As the 2020 session came to an end Saturday, West Virginia lawmakers could leave the Capitol knowing they made an impact on some of the state’s most vulnerable residents — its children.
Legislators made finishing touches Saturday to House Bill 4092, the session’s comprehensive foster care reform bill. Bipartisan compromise landed the bill in the House on Saturday morning with nearly everything the delegates originally asked for after a week of uncertainty as the Senate process played out.
The bill includes $16.9 million that will be paired with $14 million allocated to the Department of Health and Human Resources for social services to raise the reimbursement rate for all foster families and create a new tiered reimbursement system that provides more funds for families who take on hard-to-place children, such as teenagers.
The House amended the Senate version of the bill Saturday. Along with two technical changes, the House changed the age limit for scattered living sites from 16 to 17 and added a request for the state Supreme Court of Appeals to review their policies for guardians ad litem, the court-appointed attorneys for children in abuse and neglect cases.
The Senate accepted the changes made by the House. The bill now awaits a signature from the governor.
Along with the rate increases, the bill establishes a foster child and foster/kinship parent bill of rights and expands reasonable and prudent parenting standards.
The bill passed the House with one nay vote, Delegate Pat McGeehan, R-Hancock, who works in child welfare. McGeehan argued the bill just “threw money at the problem” without addressing the underlying issues causing the foster care system to be in crisis.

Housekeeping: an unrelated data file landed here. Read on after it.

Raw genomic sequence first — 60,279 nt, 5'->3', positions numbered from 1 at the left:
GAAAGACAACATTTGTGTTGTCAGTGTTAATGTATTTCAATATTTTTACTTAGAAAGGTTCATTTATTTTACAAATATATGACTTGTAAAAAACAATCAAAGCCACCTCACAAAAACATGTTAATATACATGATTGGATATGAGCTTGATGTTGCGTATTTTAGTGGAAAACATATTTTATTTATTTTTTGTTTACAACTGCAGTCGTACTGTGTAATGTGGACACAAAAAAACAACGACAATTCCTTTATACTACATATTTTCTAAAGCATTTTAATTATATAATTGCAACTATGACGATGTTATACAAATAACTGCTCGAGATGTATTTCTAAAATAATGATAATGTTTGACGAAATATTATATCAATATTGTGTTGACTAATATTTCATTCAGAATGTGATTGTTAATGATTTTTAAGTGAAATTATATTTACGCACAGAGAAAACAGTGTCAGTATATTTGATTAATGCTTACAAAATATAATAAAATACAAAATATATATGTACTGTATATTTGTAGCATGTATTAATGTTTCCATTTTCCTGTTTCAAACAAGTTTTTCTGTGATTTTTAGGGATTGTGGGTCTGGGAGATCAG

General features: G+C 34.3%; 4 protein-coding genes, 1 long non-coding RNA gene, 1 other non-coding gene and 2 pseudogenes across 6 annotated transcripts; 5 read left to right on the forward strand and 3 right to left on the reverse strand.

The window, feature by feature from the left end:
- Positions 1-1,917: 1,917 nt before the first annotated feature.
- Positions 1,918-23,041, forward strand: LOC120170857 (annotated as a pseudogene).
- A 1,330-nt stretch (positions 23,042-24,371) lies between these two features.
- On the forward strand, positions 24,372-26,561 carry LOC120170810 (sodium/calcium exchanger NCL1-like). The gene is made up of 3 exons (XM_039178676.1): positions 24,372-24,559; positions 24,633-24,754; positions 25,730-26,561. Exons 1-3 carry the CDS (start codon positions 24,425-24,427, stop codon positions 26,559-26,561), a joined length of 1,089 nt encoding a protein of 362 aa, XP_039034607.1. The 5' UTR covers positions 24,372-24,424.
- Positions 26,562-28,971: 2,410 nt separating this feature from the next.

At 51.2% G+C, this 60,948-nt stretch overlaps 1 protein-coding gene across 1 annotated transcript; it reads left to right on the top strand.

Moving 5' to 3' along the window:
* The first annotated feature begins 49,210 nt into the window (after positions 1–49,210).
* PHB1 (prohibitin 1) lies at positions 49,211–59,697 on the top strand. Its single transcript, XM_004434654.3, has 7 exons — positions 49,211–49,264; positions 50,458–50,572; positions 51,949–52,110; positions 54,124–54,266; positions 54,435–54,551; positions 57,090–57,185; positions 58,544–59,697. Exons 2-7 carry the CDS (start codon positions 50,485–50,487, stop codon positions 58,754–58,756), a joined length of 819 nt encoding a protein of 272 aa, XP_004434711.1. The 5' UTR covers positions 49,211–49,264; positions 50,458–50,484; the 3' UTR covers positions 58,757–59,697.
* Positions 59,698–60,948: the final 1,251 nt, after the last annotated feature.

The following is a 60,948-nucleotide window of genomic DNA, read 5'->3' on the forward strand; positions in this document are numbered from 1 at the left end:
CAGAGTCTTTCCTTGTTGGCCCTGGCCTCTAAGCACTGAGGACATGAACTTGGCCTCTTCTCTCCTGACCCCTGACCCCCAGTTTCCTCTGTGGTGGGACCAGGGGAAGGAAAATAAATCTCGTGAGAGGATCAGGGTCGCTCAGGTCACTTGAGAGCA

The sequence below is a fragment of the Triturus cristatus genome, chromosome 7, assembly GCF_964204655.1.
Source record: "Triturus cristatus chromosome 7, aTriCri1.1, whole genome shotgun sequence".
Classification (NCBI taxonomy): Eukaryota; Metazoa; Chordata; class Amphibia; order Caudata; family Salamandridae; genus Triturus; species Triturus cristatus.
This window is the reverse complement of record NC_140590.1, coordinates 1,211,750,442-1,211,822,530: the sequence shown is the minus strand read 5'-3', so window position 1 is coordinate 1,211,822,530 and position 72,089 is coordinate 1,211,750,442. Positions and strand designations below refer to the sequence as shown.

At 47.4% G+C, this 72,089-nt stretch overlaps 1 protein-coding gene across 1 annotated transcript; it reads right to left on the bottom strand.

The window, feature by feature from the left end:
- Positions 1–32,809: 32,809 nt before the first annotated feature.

Many delegates rose to disagree with McGeehan, with several saying it wasn’t throwing money but investing money in children.
“If we can save one little child’s life or give them some hope, then it was all worth it,” said Delegate Roy Cooper, R-Summers.
The Legislature also passed other bills relating to child welfare this session.
House Bill 4094 further expands upon the foster care ombudsman position created last year in the first foster care reform bill. The bill further explains the roles and duties of the ombudsman, including how to investigate complaints by foster families and/or foster children and explaining subpoena powers. The bill gives the ombudsman access to confidential documents, such as medical records or a child’s case file.
Jim McKay, state coordinator of Prevent Child Abuse West Virginia, said the ombudsman bill is a great companion bill for HB 4092.
“It helps strengthen accountability in our system to ensure it is meeting the needs of the children,” he said.
At the request of Gov. Jim Justice and the DHHR, lawmakers provided funding for 87 more Child Protective Services workers. That was accompanied by passage of Senate Bill 312, which created a registry system for CPS service workers.
Most CPS positions do not require a social work license, yet provisional licenses were still being granted to these workers even if they didn’t have a social work degree. The registry allows for these workers to still be monitored by a professional board — the Board of Social Work — and requires they complete additional training through the DHHR, but they will not be granted a provisional social work license.
The Legislature also tackled adoption. One bill, House Bill 4129, already signed into law by the governor, eliminated a 45-day wait period before adoption can be finalized. It also permits adoption proceedings to occur in the same county as a child’s abuse and neglect case took place. The other, House Bill 4551, attempts to curb any adoption fraud by clarifying who can continue to receive the adoption subsidy when a child is placed out of the home.